IAA production was estimated at different levels of L-tryptophan (0.05, 0.1, 0.15, 0.2 and 0.25 mg/mL) and different incubation periods (48, 96 and 144 h) by Salkowski's method (Tang and Borner, 1974). The endophytic bacterial isolate Pseudomonas fluorescens strain smppsap5 was inoculated in 25 mL nutrient broth and incubated at 28+2[degrees]C in a shaking BOD incubator. After different incubations, 2mL of each culture broth was centrifuged at 7,000 rpm for two minutes and then IAA was determined in culture supernatant by adding Salkowski's reagent (1 mL of 0.05 M [Fecl.sub.3] in 50 mL of 35% H[Co.sub.4]) of equal volume. The contents were shook continuously for 30 minutes for pink color development which was estimated calorimetrically at 500 nm using spectrophotometer. Production of ammonia and hydrocyanic acid

The freshly grown culture of Pseudomonas fluorescens strain smppsap5 was inoculated in 10 mL peptone water broth and incubated for 72 h at 30+2[degrees]C. About 0.5 mL Nessler's reagent was added and appearance of yellow/brown color indicated the ammonia production (Cappuccino and Sherman, 2010). Quantitatively ammonia production was analyzed by inoculating the fresh culture into peptone water broth for 72 h at 30+2 oC and then centrifuged for 15 min. at 1000 rpm. The supernatant was collected and 1 mL Nessler's reagent was added to 1 mL of supernatant collected and then final volume was made up to 10 mL by adding distilled water. Brown/ yellow color was developed and absorbance was measured spectrophotometrically at 630 nm. The amount of ammonia was estimated by relating with the standard curve of ammonium sulphate in the range of 0.1-1 mol/mL (Demutskaya and Kalinichenko, 2010). Then nitrogen source peptone was replaced by yeast extract (at 0.5, 1 and 1.5%) and incubations of 48, 96 and 144 h.

For hydrocyanic acid (HCN), the Baker and Schippers (1987) was followed in Kings B medium (King et al., 1954), supplemented with 4.4g/ L of glycine. HCN production was inferred with change in color of the filter paper previously dipped in 2% sodium carbonate prepared in 0.05% picric acid, it was rated visually depending upon the intensity of color change from yellow to dark brown. For quantitative assay by hanging method (sadasivam et al., 1992) the bacteria was grown in King's B broth amended with glycine (4.4 g/L) and uniform strips of filter paper (10 x 0.5 [cm.sup.2]) were soaked in alkaline picrate solution and kept hanging inside the conical flask. After incubation at 28+2 [degrees]C for 48 h, the sodium picrate in the filter paper was reduced to reddish compound in fraction to the amount of HCN evolved. The color evaluation was done by placing the filter paper in a test tube containing 10 mL distilled water and the absorbance of this colored water was read at 625 nm.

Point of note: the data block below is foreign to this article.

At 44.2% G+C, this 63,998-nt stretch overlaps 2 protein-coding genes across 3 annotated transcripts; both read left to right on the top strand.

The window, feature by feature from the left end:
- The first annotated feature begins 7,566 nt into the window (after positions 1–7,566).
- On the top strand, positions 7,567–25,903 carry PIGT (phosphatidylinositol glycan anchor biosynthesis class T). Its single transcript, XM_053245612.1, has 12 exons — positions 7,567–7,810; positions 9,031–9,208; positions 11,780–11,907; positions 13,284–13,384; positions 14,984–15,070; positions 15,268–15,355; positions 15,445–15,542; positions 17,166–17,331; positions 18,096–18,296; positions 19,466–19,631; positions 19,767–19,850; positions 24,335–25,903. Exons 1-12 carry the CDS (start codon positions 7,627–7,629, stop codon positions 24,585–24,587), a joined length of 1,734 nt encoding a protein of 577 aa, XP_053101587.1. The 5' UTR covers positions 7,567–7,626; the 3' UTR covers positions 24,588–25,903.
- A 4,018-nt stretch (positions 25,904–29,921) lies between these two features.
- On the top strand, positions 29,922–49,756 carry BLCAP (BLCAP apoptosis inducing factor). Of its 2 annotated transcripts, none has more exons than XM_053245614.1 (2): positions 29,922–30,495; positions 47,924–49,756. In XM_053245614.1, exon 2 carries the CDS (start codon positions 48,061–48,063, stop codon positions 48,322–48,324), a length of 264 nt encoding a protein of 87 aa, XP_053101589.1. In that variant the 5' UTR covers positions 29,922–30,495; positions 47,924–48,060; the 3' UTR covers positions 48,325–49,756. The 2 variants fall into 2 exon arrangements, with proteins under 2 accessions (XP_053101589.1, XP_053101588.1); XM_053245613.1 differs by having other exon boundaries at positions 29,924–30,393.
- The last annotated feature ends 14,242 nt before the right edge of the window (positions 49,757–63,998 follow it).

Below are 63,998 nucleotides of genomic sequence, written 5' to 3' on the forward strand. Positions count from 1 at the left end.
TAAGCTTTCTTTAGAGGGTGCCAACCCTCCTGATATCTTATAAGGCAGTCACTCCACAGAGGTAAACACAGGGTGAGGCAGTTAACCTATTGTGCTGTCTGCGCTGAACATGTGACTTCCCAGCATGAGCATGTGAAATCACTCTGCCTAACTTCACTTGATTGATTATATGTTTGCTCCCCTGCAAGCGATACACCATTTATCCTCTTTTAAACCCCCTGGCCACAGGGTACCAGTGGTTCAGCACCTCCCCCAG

Siderophore estimation using Chrome-azurol-S (CAS) liquid assay method (Schwan and Neilands, 1987)

In this method 0.1mL of cell free extract of supernatant was mixed with 0.5 mL Chrome-azurolS (CAS) solution along with 10 [micro]L of shuttle solution (0.2 M 5-Sulfosalicylic acid). It was kept at room temperature for ten minutes and absorbance was recorded at 630 nm. The minimal media was used as a blank and the reference (r) was prepared using exactly the same components except the cell free extract of culture supernatant. The siderophore units were calculated using formula:

Percent Siderophore unit = [A.sub.r]-[A.sub.s]/[A.sub.s] x 100

Where [A.sub.r] is the absorbance at 630 nm reference

[A.sub.s] is the absorbance at 630 nm of the test

Antifungal activity

In order to test the efficacy of Pseudomonas fluorescens strain smppsap5 as a potential antagonist (in vitro) against various root rot pathogens viz. Fusarium oxysporum, Fusarium solani, Fusarium amphidermatum, Dematophora necatrix. The assay for antagonism was performed on PDA on petri dishes by dual culture method (Zivkovic et al., 2010). The mycelial plugs (5 mm diameter) of pathogens and then on the same petri dish a loopful of bacteria was then streaked 3 cm away from the disc of the pathogens individually. Paired cultures were incubated at 25[degrees]C for 7 days. The experiment was repeated twice with four replications of each treatment. The percent growth inhibition was calculated using formula: